We need to prioritize efforts to protect the environment. West Virginians gladly will trade the 4-methylcyclohexane methanol-tainted water for whatever fireworks pollution the Truxlers suffer twice a year.
State Agriculture Commissioner Walt Helmick told legislators this week that he is trying to lure pork companies to Southern West Virginia.
But state Sen. Clark Barnes, R-Randolph, sees a bigger agricultural opportunity for West Virginia: marijuana. He may be on to something.
"We may never legalize marijuana in West Virginia, but maybe the potential exists for us to export the crop," Barnes said.
Pot may have better potential for the state than pork. As a generation of people who smoked pot in their youth assume political leadership, states slowly are repealing their prohibitions on cannabis.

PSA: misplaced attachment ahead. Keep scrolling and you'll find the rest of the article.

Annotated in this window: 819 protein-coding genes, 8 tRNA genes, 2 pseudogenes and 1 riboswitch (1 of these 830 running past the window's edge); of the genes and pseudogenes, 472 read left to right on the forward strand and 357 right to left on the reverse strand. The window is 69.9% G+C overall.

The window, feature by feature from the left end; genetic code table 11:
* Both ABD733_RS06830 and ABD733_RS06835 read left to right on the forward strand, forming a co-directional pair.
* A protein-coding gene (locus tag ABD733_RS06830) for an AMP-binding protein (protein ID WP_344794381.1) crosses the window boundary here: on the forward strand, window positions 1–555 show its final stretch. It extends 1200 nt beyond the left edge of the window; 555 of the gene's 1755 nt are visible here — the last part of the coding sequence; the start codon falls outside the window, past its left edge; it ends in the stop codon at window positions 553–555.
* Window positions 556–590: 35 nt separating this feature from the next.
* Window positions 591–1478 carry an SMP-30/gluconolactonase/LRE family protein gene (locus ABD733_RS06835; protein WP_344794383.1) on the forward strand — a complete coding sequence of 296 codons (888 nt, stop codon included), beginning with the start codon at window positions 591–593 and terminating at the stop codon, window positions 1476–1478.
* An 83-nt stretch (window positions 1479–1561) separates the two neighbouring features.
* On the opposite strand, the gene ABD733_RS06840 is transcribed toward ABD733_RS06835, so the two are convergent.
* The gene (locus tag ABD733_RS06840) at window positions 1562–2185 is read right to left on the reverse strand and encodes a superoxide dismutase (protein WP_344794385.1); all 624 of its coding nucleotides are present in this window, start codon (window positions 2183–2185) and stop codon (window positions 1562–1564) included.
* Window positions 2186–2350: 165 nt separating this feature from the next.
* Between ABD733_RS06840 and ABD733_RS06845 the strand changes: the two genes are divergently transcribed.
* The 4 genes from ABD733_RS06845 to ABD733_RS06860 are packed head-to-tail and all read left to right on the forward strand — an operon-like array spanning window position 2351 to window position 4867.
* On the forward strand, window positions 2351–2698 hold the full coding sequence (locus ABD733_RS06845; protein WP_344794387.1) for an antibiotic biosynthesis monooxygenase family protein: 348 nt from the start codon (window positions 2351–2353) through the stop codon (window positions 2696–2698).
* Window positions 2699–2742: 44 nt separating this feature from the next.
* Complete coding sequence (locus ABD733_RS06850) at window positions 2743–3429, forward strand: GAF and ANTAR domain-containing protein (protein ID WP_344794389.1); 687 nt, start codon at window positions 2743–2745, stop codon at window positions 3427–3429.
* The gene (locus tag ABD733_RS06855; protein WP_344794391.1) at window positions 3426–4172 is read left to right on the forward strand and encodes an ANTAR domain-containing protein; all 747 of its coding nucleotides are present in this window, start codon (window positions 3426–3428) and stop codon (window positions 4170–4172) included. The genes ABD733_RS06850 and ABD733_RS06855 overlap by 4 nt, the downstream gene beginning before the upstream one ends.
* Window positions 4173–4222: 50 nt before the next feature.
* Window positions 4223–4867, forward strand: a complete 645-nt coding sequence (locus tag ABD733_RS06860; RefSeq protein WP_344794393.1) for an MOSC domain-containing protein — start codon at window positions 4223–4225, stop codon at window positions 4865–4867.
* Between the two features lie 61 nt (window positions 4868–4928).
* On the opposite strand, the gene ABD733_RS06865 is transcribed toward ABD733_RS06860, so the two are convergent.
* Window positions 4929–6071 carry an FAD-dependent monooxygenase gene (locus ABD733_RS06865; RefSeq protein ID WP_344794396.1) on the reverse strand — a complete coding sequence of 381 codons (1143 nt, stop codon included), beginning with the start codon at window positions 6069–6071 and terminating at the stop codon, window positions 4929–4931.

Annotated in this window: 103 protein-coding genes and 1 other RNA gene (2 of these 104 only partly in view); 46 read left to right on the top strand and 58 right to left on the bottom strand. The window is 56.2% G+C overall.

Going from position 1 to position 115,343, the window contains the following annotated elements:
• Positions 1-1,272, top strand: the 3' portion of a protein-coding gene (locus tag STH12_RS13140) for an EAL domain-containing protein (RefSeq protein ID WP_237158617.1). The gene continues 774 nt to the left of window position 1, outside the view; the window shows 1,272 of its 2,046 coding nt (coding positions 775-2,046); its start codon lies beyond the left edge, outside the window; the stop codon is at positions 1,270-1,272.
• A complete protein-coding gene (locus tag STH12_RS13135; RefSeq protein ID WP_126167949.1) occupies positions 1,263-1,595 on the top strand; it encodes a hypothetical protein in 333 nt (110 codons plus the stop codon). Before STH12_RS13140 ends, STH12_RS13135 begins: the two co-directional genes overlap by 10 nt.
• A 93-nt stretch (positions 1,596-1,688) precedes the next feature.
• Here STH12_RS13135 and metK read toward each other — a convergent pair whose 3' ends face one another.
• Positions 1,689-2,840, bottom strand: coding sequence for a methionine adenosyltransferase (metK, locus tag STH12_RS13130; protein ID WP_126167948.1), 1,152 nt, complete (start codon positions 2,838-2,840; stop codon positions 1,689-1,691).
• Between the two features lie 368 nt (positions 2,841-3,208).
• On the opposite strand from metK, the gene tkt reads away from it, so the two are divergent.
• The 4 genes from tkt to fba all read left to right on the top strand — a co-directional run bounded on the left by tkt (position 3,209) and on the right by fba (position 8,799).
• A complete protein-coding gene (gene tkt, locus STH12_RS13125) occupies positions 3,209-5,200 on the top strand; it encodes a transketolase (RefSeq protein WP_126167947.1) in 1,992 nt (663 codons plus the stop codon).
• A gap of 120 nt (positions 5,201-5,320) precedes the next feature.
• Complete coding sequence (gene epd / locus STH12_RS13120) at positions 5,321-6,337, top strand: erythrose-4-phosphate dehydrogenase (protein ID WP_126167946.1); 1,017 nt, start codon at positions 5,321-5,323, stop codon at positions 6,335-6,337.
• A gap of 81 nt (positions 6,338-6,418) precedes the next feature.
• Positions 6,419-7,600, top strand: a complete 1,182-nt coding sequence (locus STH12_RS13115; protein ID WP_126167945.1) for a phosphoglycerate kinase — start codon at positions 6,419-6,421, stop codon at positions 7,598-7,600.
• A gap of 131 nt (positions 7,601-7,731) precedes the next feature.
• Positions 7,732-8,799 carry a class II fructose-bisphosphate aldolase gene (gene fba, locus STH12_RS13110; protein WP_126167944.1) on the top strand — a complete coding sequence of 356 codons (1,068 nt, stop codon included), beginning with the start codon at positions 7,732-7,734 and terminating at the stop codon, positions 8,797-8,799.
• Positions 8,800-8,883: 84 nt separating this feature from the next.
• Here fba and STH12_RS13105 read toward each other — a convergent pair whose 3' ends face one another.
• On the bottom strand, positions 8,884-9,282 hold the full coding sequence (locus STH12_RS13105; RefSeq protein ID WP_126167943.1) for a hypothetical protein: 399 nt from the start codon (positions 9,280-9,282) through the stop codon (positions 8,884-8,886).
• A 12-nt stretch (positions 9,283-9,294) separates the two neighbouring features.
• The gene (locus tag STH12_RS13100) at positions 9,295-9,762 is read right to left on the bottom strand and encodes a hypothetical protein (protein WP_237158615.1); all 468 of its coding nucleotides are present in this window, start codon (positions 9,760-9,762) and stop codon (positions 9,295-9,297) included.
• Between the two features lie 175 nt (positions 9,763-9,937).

Washington, D.C., is poised to become the next political entity to legalize pot. Why not offer them Mountaineer Marijuana?
The Appalachian Shale Cracker Enterprise project - Ascent - in the Parkersburg area quietly took another step forward when the Brazilian company behind the plan acquired the property from the Saudi Arabian company that owned the site, the Parkersburg News and Sentinel reported.
The site is the old Borg-Warner plastics site that SABIC now operates. In selling the land for $10,910,890, company officials announced the plant will close in 2015, ending 130 jobs.
But the hope is that the end of that one chemical plant will lead to the birth of three more petro-chemical plants as well as a cracker, which turns natural gas from Marcellus shale and other sources into a feedstock for plastics plants.
There are plenty of regulatory, financial and other hurdles ahead, but this property sale is an encouraging sign of progress.